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The Constitution and Criminal Procedure: First Principles
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The Constitution and Criminal Procedure: First Principles

4.1  ·  Rating Details ·  10 Ratings  ·  1 Review
Akhil Amar examines the role of search warrants, the status of the exclusionary rule, self-incrimination theory and practice, and a host of Sixth Amendment trial-related rights. Through a close and original analysis of constitutional text, history, structure, and precedent - leavened with a healthy measure of common sense - he challenges conventional wisdom on a broad rang ...more
Hardcover, 288 pages
Published February 27th 1997 by Yale University Press (first published 1997)
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Randy
Jan 22, 2015 Randy rated it it was amazing
This was a very thought provoking book and he makes a good case that much of our current constitutional criminal procedure is off base. It provides greater protection for criminals than for innocent citizens, who for example have little recourse to an unconstitutional search of their house. I'm not sure I agree with everything he says and the book is getting a bit outdated, although the key points are still relevant. His writing style is a bit repetitive although in part that is because the book ...more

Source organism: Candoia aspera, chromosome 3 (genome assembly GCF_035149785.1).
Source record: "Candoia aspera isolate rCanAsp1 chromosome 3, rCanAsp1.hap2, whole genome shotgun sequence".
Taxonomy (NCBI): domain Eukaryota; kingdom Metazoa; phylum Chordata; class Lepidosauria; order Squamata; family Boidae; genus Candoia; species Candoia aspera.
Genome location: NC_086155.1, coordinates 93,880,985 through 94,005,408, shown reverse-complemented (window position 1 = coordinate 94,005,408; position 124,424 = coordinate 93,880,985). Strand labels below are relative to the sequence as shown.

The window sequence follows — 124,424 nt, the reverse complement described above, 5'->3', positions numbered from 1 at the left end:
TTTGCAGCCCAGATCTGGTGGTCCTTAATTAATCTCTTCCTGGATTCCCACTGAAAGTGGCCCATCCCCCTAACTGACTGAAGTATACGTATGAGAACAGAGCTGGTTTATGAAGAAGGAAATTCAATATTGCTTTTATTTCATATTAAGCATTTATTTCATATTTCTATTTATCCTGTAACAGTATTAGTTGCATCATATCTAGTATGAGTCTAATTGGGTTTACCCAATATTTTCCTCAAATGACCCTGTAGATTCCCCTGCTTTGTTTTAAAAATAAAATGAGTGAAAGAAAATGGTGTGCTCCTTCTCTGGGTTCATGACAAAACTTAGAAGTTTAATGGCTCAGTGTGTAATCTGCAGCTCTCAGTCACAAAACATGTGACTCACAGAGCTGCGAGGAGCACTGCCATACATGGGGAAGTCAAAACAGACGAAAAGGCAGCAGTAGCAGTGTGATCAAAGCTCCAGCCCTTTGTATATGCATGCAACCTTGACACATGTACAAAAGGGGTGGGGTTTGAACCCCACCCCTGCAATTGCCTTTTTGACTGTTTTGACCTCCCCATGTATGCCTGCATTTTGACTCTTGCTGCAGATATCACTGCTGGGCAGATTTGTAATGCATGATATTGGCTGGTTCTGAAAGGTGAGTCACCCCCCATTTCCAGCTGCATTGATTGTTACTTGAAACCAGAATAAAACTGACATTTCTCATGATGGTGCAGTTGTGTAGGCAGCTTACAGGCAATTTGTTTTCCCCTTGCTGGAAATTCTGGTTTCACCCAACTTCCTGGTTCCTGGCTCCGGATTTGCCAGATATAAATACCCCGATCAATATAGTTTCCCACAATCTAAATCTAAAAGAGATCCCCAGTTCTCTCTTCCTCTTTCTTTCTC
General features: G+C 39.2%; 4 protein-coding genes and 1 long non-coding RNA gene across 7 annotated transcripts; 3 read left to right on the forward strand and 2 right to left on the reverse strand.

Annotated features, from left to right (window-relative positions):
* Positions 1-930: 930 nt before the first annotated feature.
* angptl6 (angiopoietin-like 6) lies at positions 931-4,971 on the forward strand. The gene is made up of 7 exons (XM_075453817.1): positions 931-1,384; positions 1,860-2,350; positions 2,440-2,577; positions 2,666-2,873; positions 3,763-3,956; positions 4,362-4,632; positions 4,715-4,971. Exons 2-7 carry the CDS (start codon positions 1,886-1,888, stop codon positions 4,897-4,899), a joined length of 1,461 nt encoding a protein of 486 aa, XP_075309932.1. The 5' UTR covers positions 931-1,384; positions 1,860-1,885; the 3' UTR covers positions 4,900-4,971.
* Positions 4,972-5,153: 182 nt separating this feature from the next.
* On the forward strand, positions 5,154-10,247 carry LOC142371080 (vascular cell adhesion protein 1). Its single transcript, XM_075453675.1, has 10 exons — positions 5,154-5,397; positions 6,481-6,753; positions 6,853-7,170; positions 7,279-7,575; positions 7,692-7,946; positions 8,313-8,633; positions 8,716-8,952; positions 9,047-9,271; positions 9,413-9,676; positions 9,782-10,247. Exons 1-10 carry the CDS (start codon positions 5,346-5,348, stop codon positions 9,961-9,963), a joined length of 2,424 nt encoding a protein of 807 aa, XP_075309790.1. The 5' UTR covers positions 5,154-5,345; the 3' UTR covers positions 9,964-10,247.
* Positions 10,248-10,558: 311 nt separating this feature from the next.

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Akhil Reed Amar is currently Sterling Professor of Law and Political Science at Yale University, where he teaches constitutional law in both Yale College and Yale Law School. He received his B.A, summa cum laude, in 1980 from Yale College, and his J.D. in 1984 from Yale Law School, where he served as an editor of The Yale Law Journal. After clerking for Judge Stephen Breyer, he joined the Yale fac ...more
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